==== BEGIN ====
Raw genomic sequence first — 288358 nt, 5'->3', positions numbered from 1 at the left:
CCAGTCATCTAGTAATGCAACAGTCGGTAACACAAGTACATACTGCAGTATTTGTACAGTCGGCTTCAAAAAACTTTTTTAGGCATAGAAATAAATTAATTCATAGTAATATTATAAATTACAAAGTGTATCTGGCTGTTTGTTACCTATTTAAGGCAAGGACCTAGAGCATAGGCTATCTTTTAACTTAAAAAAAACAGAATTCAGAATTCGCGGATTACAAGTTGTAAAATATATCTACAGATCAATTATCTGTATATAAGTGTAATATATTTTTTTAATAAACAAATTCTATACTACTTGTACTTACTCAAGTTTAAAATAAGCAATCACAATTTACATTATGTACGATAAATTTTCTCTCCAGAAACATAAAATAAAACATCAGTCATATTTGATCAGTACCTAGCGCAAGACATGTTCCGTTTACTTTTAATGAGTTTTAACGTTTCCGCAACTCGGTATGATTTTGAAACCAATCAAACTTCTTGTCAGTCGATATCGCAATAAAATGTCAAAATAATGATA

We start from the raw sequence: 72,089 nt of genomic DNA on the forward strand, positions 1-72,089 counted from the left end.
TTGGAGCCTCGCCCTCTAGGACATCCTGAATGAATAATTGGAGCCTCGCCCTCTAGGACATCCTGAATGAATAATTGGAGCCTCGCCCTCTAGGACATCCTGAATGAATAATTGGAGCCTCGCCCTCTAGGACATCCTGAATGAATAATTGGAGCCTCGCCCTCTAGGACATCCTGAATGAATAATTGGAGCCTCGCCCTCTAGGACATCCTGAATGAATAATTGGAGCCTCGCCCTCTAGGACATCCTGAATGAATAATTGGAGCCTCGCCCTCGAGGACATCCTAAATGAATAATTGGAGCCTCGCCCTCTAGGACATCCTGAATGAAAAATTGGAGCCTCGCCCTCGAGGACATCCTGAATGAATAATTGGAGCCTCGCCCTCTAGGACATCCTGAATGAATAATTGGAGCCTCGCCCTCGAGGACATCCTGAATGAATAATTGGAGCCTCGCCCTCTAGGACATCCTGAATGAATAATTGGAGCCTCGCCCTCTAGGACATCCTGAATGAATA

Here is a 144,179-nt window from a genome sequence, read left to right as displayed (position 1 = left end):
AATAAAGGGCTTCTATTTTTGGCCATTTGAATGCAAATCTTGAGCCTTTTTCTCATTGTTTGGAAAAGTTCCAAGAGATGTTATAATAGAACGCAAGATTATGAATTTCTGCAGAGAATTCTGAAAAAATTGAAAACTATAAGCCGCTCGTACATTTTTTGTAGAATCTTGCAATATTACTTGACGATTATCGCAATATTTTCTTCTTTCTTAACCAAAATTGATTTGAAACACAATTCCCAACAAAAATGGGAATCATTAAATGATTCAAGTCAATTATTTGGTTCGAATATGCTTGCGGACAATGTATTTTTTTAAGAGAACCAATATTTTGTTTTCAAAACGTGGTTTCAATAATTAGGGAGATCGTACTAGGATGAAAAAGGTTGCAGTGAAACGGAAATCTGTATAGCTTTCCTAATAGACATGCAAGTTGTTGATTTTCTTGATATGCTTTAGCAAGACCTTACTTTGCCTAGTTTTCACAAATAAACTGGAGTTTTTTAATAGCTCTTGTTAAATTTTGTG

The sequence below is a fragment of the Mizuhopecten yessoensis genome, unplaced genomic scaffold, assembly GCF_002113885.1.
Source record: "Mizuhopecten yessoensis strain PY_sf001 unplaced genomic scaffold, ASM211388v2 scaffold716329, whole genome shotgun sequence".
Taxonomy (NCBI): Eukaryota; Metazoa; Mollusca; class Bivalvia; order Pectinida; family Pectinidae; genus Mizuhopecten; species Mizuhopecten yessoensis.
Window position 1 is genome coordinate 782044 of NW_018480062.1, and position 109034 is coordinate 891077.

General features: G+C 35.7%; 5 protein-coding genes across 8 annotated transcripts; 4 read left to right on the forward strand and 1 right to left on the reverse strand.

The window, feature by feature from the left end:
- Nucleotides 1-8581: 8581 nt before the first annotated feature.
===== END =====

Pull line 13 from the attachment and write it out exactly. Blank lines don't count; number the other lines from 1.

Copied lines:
- Nucleotides 1-8581: 8581 nt before the first annotated feature.